You build up your company through blood, sweat, and tears. It’s a success. One day, however, you will need, or choose, to turn over the reins to someone else. Whether by simply appointing your successor or by selling the company outright, the transition to new leadership can be tricky, even painful.
At a time when Black communities tend to be underserved by the traditional mergers and acquisitions consultant structure, engaging an experienced advisor may be your best bet for a smooth transition. Selecting the right buyer could ensure the continuation of the business. A wrong pick could lead to a company’s downfall.
Handing over a business to new leadership or new ownership by no means is an easy process, asserts Monty Bruell, an Atlanta-based partner at Oaklyn Consulting who helps minority and female business owners find the right fit when it comes to succession.
“It’s about building relationships by listening,” he explains.
Bruell has more than 25 years’ experience as an entrepreneur, business consultant, and investment advisor and previously ran for mayor of Chattanooga, Tenn. His campaign carried a message of addressing economic disparities there and around the country.
“We’re here to give our best. I can’t have a preconceived notion about how each deal will play out. Every deal is different. We like to say we specialize in complex transactions,” he says.
Neither is transition a fast process. “We meet someone today who might not become our client until three to four years, and then the process of finding the right fit to take over the company takes time,” Bruell notes.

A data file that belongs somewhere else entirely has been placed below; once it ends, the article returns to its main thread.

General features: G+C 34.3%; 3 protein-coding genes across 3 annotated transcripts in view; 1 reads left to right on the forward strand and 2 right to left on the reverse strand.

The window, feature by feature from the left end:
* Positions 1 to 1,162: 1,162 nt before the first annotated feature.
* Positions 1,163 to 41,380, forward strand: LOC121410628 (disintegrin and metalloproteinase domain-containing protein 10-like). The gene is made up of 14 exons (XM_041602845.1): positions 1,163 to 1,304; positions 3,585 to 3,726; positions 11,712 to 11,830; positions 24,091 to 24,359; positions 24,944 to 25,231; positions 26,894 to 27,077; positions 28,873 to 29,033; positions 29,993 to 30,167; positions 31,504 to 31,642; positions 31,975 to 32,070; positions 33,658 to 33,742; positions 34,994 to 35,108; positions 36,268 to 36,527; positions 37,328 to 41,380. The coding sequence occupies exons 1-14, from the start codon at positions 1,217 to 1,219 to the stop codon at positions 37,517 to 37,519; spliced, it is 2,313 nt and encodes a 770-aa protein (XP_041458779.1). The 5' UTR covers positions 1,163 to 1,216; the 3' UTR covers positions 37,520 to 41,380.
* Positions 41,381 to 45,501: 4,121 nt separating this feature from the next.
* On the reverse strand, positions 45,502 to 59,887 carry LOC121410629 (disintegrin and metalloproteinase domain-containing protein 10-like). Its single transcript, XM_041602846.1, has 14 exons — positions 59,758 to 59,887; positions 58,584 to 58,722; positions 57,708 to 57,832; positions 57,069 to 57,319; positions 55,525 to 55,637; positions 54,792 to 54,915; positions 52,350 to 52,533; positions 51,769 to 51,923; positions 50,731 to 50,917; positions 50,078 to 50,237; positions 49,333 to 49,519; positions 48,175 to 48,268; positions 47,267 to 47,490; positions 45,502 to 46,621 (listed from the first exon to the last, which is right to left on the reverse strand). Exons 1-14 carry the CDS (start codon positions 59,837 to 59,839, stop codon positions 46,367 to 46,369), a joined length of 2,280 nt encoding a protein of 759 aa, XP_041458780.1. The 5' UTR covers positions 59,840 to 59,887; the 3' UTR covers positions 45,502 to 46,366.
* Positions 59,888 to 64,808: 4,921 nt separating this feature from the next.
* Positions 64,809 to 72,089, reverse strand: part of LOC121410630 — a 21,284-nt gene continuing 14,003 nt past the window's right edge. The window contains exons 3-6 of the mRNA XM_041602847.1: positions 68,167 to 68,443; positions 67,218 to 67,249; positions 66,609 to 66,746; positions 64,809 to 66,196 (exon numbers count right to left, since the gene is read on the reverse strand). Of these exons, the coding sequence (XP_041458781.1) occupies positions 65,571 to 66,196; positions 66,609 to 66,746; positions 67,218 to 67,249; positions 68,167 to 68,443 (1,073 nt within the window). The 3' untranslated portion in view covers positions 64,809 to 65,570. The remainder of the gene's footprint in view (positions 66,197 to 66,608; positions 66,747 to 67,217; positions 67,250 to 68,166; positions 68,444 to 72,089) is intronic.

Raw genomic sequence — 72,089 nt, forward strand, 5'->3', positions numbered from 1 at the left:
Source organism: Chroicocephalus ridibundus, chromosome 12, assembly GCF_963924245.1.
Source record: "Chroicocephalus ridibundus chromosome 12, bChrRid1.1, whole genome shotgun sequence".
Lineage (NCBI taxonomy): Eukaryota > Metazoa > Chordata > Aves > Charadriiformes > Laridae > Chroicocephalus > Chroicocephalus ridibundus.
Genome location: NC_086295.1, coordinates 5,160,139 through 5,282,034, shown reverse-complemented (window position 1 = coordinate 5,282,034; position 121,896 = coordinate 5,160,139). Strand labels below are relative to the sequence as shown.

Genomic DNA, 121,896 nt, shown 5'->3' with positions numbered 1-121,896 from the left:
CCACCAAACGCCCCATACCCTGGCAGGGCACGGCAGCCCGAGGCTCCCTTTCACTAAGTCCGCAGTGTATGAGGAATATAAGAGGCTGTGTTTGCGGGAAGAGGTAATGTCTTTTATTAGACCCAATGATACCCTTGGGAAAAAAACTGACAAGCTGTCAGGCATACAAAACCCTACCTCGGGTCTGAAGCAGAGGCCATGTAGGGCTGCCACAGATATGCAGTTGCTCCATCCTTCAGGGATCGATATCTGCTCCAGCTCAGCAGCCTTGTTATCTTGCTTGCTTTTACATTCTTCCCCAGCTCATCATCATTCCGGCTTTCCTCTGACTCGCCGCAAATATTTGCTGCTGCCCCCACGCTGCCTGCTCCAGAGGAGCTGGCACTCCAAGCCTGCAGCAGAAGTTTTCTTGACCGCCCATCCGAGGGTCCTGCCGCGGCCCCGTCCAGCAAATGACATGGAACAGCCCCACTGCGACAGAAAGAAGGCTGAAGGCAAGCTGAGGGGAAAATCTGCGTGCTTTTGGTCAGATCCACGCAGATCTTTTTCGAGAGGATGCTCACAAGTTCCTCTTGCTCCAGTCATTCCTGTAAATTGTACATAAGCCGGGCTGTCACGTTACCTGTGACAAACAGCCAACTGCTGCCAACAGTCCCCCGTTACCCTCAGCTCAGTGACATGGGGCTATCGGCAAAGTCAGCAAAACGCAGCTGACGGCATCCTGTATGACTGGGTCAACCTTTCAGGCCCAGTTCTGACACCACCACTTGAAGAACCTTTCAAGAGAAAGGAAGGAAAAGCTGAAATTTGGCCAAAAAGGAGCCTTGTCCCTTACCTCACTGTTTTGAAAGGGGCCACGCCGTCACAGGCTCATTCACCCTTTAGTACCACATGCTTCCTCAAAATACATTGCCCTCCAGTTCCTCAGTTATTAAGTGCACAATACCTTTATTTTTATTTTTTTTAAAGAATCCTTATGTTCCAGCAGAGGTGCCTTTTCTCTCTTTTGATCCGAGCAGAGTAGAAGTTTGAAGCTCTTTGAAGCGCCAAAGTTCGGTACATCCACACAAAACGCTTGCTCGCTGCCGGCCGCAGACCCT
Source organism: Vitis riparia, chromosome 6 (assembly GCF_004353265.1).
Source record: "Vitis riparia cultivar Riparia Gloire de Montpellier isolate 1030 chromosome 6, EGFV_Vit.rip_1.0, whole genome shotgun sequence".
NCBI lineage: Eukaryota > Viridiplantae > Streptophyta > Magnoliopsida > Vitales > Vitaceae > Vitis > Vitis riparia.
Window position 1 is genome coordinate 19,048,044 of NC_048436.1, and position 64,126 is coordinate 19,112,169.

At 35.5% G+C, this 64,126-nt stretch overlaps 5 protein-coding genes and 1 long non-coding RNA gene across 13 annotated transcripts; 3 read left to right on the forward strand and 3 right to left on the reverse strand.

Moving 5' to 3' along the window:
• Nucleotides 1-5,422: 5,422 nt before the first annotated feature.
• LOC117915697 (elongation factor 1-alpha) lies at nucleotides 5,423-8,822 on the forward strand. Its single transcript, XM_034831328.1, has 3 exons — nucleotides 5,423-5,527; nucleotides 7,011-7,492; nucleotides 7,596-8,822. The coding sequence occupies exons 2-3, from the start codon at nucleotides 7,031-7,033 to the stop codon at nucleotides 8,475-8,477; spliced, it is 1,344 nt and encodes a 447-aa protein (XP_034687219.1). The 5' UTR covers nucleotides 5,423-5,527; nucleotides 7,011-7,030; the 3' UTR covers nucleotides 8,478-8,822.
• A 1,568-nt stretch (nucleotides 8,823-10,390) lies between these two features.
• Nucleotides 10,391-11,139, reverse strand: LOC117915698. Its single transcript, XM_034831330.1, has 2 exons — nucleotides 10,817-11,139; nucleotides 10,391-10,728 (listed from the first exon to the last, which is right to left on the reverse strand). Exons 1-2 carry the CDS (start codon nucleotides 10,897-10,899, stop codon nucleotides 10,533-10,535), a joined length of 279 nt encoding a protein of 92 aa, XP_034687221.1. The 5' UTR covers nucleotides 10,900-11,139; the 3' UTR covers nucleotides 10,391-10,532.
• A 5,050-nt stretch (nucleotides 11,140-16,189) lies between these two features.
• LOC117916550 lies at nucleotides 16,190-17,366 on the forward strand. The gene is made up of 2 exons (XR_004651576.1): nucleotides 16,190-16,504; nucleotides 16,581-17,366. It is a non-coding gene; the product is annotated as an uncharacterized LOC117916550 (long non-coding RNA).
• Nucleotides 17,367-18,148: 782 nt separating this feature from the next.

Beyond time spent on lots of number-crunching and reviewing bids to take the highest for the company, he explains, he also must consider the human factor to find the right new owners.
“Succession planning is not just about planning, it’s making sure the values of the company, the character of the company are continued even after the owner has moved on,” he explains. “Personalities are very important. Companies exist more than just numbers on a balance statement.”
Equally important, if the culture of the company works well, it should continue even after the company transitions to new hands. “You want to make sure that everyone feels part of the company and that everyone is on board,” advises Bruell.
The right succession fit is just as important for customers as it is for the owner. Customers want to be assured that the business will not change drastically. “Customers want to see a continuation of service and production,” says Bruell.
Succession has another layer when the company is Black-owned. If the wrong person or enterprise takes over a Black-owned company, customers may decide that the company has “lost its soul” and take their patronage elsewhere.
“Succession planning takes on a deeper significance for the founders of minority/women-owned business enterprises (MWBEs),” notes Bruell. “African-American founders want to sell their company to an African-American buyer; they want to make sure that their customers and buyers are part of that legacy. There are a lot of people who are not interested in just taking the buyer with the highest bid.”
Sometimes, passing a business down to the next generation is neither a good idea nor an option.
“Parents might view their business as a family legacy that can generate wealth for generations to come, so they would be more motivated to keep the business in the family,” says Bruell. “But owners have to make sure their children are interested in the business. Sometimes children want to enter a different field and have no interest in running the family business.”